Tokyo | Japanese scientists have discovered metabolites – substances created during metabolism – that are specifically related to ageing and shed light on how the human body ages.
Researchers from Okinawa Institute of Science and Technology Graduate University (OIST) and Kyoto University in Japan obtained blood samples, including red blood cells (RBCs) from 30 healthy individuals – 15 young adults and 15 older adults. Then they used Liquid Chromatography-Mass Spectrometry (LC-MS), a technique that separates liquids and detects substances, to identify the metabolites within the blood.
From there, they could calculate the coefficients of variation, or the standard deviation of metabolite abundance divided by the average, to identify which compounds had increased or decreased in the older adults. We found 14 age-related compounds.
Of these 14 compounds, half of the them had decreased in elderly people, said Yanagida from OIST. The decrease was found in antioxidants and in compounds related to muscle strength. Therefore, elderly people had less antioxidants and less muscle strength, Yanagida said.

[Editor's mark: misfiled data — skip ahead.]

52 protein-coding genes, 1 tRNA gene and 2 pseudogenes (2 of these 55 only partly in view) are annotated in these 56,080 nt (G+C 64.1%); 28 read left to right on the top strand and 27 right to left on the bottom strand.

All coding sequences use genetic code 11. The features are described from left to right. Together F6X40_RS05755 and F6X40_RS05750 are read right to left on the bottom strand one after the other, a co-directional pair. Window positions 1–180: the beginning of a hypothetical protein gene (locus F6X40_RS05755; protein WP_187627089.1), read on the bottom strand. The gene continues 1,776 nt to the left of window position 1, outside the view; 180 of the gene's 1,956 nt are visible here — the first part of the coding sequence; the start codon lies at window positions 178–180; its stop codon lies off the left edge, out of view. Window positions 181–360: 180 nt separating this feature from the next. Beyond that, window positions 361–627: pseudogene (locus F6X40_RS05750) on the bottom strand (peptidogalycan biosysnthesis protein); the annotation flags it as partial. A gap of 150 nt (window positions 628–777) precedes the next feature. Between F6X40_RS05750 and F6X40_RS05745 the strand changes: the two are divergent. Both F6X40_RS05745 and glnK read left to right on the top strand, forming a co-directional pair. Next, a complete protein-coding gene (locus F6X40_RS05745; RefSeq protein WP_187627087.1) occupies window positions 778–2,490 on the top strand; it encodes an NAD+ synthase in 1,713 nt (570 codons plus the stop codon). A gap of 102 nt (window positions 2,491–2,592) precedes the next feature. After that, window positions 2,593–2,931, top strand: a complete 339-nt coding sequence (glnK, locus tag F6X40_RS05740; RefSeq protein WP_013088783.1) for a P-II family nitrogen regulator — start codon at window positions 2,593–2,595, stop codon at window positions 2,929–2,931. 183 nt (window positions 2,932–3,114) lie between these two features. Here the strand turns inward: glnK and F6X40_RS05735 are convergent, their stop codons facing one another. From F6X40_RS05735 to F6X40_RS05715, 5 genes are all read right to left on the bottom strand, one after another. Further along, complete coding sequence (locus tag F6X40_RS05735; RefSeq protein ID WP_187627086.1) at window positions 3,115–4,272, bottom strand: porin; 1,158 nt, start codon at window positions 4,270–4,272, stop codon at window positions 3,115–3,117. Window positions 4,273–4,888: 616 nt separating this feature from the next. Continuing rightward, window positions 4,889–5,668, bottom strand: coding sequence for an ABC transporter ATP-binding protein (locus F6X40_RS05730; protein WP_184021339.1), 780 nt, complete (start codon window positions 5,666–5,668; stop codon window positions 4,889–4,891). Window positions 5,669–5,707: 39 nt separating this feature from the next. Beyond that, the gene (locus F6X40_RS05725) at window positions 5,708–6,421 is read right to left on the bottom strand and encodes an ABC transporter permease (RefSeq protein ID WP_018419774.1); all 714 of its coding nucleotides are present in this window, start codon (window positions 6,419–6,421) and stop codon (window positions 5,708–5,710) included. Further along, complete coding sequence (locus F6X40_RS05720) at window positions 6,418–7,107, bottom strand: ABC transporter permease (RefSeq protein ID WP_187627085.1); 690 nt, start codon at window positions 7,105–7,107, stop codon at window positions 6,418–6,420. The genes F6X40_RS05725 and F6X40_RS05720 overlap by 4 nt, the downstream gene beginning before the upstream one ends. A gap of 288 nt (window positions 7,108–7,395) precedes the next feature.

The other half of the compounds that had increased were metabolites related to declining kidney and liver function, researchers said. Some of the age-related metabolites that are found on the same metabolic pathways have connected changes, which suggests that age affects them simultaneously, said Yanagida.
Functionally related compounds show the same tendencies to increase or decrease with age, or in other words, they show similar correlations, he said.
Now that these age-related metabolites have been identified, the decline in antioxidants and muscle strength suggest that it is important for individuals to consume foods high in antioxidants and to continue exercising, especially after the age of 65, researchers said. This could help increase the levels of the related metabolites in the body and improve body conditions, they said.
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